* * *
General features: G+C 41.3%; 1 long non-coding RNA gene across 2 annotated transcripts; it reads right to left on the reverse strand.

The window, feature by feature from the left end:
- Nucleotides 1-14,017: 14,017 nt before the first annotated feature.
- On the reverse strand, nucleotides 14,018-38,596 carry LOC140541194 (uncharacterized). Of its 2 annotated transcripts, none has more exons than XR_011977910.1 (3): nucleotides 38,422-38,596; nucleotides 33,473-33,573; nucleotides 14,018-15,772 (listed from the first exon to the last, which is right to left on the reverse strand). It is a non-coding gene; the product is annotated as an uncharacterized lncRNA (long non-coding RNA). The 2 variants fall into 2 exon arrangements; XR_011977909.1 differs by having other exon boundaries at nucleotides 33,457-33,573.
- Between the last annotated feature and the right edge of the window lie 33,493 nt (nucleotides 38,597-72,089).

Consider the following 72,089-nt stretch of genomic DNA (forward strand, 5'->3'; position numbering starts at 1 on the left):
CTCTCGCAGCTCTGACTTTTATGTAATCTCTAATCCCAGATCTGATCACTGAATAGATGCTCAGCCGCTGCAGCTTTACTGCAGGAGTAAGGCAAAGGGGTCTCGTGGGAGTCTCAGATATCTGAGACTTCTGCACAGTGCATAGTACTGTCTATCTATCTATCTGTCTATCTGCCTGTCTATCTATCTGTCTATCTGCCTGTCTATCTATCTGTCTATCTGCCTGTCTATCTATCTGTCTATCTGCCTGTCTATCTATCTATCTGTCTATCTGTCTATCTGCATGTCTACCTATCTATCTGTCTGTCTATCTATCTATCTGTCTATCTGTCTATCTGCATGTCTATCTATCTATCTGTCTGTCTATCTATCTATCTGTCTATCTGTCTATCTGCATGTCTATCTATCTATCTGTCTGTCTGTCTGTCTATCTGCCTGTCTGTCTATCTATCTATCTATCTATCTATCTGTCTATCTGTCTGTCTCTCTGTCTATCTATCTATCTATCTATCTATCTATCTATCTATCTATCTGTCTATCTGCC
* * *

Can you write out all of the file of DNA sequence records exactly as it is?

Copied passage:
General features: G+C 41.3%; 1 long non-coding RNA gene across 2 annotated transcripts; it reads right to left on the reverse strand.

The window, feature by feature from the left end:
- Nucleotides 1-14,017: 14,017 nt before the first annotated feature.
- On the reverse strand, nucleotides 14,018-38,596 carry LOC140541194 (uncharacterized). Of its 2 annotated transcripts, none has more exons than XR_011977910.1 (3): nucleotides 38,422-38,596; nucleotides 33,473-33,573; nucleotides 14,018-15,772 (listed from the first exon to the last, which is right to left on the reverse strand). It is a non-coding gene; the product is annotated as an uncharacterized lncRNA (long non-coding RNA). The 2 variants fall into 2 exon arrangements; XR_011977909.1 differs by having other exon boundaries at nucleotides 33,457-33,573.
- Between the last annotated feature and the right edge of the window lie 33,493 nt (nucleotides 38,597-72,089).

Consider the following 72,089-nt stretch of genomic DNA (forward strand, 5'->3'; position numbering starts at 1 on the left):
CTCTCGCAGCTCTGACTTTTATGTAATCTCTAATCCCAGATCTGATCACTGAATAGATGCTCAGCCGCTGCAGCTTTACTGCAGGAGTAAGGCAAAGGGGTCTCGTGGGAGTCTCAGATATCTGAGACTTCTGCACAGTGCATAGTACTGTCTATCTATCTATCTGTCTATCTGCCTGTCTATCTATCTGTCTATCTGCCTGTCTATCTATCTGTCTATCTGCCTGTCTATCTATCTGTCTATCTGCCTGTCTATCTATCTATCTGTCTATCTGTCTATCTGCATGTCTACCTATCTATCTGTCTGTCTATCTATCTATCTGTCTATCTGTCTATCTGCATGTCTATCTATCTATCTGTCTGTCTATCTATCTATCTGTCTATCTGTCTATCTGCATGTCTATCTATCTATCTGTCTGTCTGTCTGTCTATCTGCCTGTCTGTCTATCTATCTATCTATCTATCTATCTGTCTATCTGTCTGTCTCTCTGTCTATCTATCTATCTATCTATCTATCTATCTATCTATCTATCTGTCTATCTGCC